This ordinance is adopted to address the interest of public safety. Some PTVs are not designed or manufactured to be used on public roads, and the [name of local jurisdiction] in no way advocates their operation on public roads. The [name of local government], by regulating such operation, is merely addressing safety issues. Adoption of this ordinance is not to be relied upon as a determination that operation of PTVs on roads is safe or advisable if done in accordance with this ordinance. All persons who operate or ride in PTVs on roads do so at their risk and peril, and must be observant of, and attentive to the safety of themselves and others, including their passengers, other motorists, bicyclists, and pedestrians. [name of local jurisdiction] has no liability under any theory of law, for permitting PTVs to be operated on roads under this ordinance. Any person who operates a PTV is responsible for procuring liability insurance as set forth in this ordinance as a condition of using a PTV on the roads of the [name of local jurisdiction]. Notwithstanding the foregoing, [name of local jurisdiction] after considering the speed, volume and character of motor vehicle traffic using its public roads, has reviewed and approved the use of PTVs on public roads under the conditions and limitations hereinafter prescribed.8
Of course, state law may vary respecting a local government’s ability to exonerate itself for personal injury and property damage liability. The local government’s legal counsel will have to satisfy his/herself the preamble cited above is sufficient without more to provide the desired exoneration.
It may be likely a small sized local government will feel it doesn’t have the resources to follow all the recommendations for proceeding with a PTV ordinance set forth in the cited references. In such a case, the drafter might prepare a checklist of those necessary elements to include in the proposed ordinance. At a minimum, the checklist should include the following:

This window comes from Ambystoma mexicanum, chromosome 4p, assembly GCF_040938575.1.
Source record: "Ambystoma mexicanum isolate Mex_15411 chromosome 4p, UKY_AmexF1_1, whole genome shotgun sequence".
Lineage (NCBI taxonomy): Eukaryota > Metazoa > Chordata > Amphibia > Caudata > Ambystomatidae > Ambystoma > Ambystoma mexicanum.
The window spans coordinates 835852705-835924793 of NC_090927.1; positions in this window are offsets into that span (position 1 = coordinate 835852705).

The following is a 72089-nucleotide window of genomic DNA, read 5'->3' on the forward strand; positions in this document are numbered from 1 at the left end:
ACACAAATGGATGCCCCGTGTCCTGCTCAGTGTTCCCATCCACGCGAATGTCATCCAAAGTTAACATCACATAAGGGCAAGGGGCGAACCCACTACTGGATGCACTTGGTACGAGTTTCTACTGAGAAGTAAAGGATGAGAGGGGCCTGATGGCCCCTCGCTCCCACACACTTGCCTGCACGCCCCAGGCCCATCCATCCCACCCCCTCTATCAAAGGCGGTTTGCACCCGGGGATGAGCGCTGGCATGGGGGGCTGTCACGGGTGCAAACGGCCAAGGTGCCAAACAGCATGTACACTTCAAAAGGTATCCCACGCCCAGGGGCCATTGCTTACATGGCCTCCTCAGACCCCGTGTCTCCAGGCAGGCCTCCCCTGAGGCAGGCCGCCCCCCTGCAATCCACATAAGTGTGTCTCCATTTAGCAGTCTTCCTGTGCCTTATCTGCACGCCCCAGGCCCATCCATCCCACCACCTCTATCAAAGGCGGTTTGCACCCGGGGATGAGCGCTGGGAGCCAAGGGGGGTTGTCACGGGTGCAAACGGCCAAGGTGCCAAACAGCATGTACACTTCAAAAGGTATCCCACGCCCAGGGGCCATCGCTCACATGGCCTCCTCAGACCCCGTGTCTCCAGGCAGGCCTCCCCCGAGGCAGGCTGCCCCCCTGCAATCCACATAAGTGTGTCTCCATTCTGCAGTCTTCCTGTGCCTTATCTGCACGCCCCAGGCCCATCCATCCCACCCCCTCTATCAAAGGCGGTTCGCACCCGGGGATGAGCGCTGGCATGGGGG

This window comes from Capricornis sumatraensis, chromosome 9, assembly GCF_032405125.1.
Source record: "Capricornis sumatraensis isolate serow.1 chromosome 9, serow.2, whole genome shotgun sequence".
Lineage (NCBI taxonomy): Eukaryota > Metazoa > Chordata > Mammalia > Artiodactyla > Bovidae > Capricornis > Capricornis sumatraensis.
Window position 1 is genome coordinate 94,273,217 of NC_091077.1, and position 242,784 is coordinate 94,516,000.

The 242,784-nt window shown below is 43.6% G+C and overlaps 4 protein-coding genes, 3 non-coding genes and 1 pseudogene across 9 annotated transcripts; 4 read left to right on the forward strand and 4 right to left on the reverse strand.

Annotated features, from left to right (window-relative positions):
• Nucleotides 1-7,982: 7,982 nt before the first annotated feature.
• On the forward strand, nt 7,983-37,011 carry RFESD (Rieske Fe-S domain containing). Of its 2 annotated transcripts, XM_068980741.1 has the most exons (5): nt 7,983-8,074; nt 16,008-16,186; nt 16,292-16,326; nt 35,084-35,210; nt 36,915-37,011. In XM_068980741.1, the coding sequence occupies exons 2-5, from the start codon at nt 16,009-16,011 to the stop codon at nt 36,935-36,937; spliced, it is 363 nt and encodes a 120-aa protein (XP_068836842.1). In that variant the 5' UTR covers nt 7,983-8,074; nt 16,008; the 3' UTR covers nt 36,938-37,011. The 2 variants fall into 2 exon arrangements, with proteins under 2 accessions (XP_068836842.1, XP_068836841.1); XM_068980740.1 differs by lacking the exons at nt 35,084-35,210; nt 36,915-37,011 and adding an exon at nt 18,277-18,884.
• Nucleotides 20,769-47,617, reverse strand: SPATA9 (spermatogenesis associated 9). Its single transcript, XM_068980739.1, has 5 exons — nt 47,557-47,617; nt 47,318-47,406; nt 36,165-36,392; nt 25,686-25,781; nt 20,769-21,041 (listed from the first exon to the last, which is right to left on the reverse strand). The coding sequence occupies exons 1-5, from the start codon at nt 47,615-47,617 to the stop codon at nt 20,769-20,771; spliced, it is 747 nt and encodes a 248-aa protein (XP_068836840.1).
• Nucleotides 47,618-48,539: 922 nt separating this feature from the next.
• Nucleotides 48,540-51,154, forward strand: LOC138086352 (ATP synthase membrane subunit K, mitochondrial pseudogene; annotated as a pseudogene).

- Does state law allow for the use of golf cars (PTVs) on public streets? Under what conditions?
- On which streets would PTVs be deemed relatively safe if used on public streets? It is recommended that the use be confined to streets with a maximum speed limit of 25 mph.
- What warning signage should be employed to both satisfy state requirements, if any, and to provide adequate warning to other vehicles of the presence of PTVs?
- Who should be allowed to operate PTVs? It is recommended only persons with a valid driver’s license and at least 16 years of age be permitted to operate PTVs.
- What equipment is required? Recourse to applicable state law is necessary to answer this question.9 Also, ANSI/ILTVA Z 135 gives a list of recommended accessories and components to include.
- What permitting is to be required, what is the permit fee and how often does it need to be renewed? Is the permit transferable to a new owner or will a new permit be required for the new owner?
- Will inspection of the PTV be required and if “yes” who will do the inspection and what will it entail?10
- What sanctions are to be imposed for violations of the ordinance?